What Are My Relief Options For Private Student Loans?
Federal loans often come up short when funding some expensive schools, especially for out-of-state students. Borrowers short on state funds turn to private institutions to pay the rest. The Navient Corporation is the largest financier of these loans with over 12 million customers. Private student loans can also be used to refinance or consolidate existing loans if you’re struggling to make payments. A loan of this type makes sense in certain situations, especially if you can get a lower rate. But it’s important to know the rules of obligations when taking out private debt.
Private lenders don’t offer the same terms as the government and some companies have been accused of unethical behavior. Loan forgiveness usually isn’t an option and income-driven repayment is a tough sell (if it’s offered at all). In other words, borrowers are usually at the mercy of the lender. Debtors who owe to the government have a few options to reduce their burden, especially teachers and service members. But for the owners of private student debt, relief isn’t as readily available.
Cosigning: What It Means For Your Loans
Getting a private student loan requires one of two things – a great credit score or a cosigner. Since most prospective college students don’t have 700 FICO scores, cosigning is common when taking out private loans. A cosigner is basically a fall-back option in case the borrower can’t make payments. This person is usually a family member or friend with a good credit history and steady income. If you default on your private student loans, the burden falls to the cosigner to make payments. Using a cosigner has benefits like lower interest rates, but lenders can make it difficult to refinance or defer when a cosigner is attached.
Having a cosigner increases the chance of a loan being granted, but cosigners must understand all the risks of putting their name on someone else’s loan. Cosigning a loan can lower your credit score and make it difficult to borrow from other institutions. If you’re planning on cosigning a loan for a friend or relative, ask about a cosigner release policy.
Relief Options Are Scarce
If you’re struggling with private student debt, you’ll find lenders won’t be as generous as the federal government. Student loan forgiveness for teacher and public servants usually isn’t an option. Income-based repayment plans are rare, as are deferral or forbearance options. In some cases, you can’t even escape student loans in death! For private borrowers struggling with huge balances, here’s a few things to try:
- Call your lender and try to negotiate – Lenders want to get their money back and when borrowers miss payments, no one wins. Private loans aren’t governed by the same prerequisites as federal loans. But since these institutions make their own rules, they might be more open to changes on a case-by-case basis. And don’t get frustrated if your first phone call goes nowhere, keep attempting to make a deal. Remember the most important rule of customer service – the squeaky wheel gets the grease!
- Look for a new lender to refinance/consolidate – If your loan provider refuses to work with you, ditch them for one that will. Many lenders offer to refinance or consolidate private student loans into new ones with lower interest rates or monthly payments. If you have two $60,000 loans each requiring a $500 monthly payment, consolidation will give you one combined loan with a lower monthly obligation. Keep in mind that refinancing or consolidating will extend the life of your loan, meaning you’ll pay more overall interest to the lender.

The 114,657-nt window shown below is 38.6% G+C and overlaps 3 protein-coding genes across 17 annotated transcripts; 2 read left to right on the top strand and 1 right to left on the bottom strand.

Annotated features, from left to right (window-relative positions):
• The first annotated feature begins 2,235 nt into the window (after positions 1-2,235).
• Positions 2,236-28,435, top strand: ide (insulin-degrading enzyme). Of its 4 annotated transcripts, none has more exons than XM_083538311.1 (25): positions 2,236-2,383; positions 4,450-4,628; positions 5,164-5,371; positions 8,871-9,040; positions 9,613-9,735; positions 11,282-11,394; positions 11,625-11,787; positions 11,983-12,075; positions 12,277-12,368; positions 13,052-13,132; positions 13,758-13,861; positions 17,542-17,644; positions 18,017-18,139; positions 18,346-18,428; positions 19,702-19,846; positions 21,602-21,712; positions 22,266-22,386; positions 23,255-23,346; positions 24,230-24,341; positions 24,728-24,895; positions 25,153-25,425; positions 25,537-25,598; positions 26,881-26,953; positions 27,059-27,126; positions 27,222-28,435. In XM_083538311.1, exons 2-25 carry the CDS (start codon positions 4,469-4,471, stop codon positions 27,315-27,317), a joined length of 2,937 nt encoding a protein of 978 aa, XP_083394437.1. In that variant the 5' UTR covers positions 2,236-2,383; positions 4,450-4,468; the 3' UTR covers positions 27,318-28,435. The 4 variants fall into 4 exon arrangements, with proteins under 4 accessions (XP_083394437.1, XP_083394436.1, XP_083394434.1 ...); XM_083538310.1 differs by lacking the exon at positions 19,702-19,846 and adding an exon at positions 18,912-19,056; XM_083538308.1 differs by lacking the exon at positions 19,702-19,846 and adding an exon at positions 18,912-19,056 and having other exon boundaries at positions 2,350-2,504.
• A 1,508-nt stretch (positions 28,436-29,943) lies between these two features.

- Contact the Consumer Financial Protection Bureau – Consider contacting the Consumer Financial Protection Bureau if you’re running into roadblocks. They’re a government agency tasked with making sure lenders don’t take advantage of the public. They have letter template for uncooperative lenders and let you file complaints against any unscrupulous institutions. If you’ve exhausted all other options, contact them and see if they can help.
Dan graduated from college with a degree in journalism and about $25,000 in student debt. He luckily landed in a career that allowed him to pay his loans off at a reasonable rate, but not without making some sacrifices (sorry grandmom). Dan buried himself in personal finance books to better manage his debt and start saving for retirement. He thinks $25,000 is more than enough to pay for a good education and is stunned by some of the near six-figure balances he sees student borrowers carrying around.
Born 45 minutes north of Philadelphia, Dan went to Penn State in 2004 to pursue a journalism degree with a minor in political science. He graduated into the worst recession in 80 years and got his first post-college job serving hamburgers and Miller Lite. Dan eventually settled in as a purchasing agent at a printer manufacturing company, which isn’t a profession you’d think would be #2 on a journalist’s list.
Dan now lives in Doylestown, PA with his girlfriend, who herself graduated with over $80,000 in student debt after getting an education degree from Arcadia University. Seeing a new teacher forced to pay nearly $1000 a month in loans drove him to action and LoanGifting gave him a platform to not only help his significant other, but all kinds of borrowers struggling with student debt. Dan’s hobbies include Texas Hold ‘Em, making friends with dogs, and watching the Eagles’ Super Bowl win on DVR twice a week.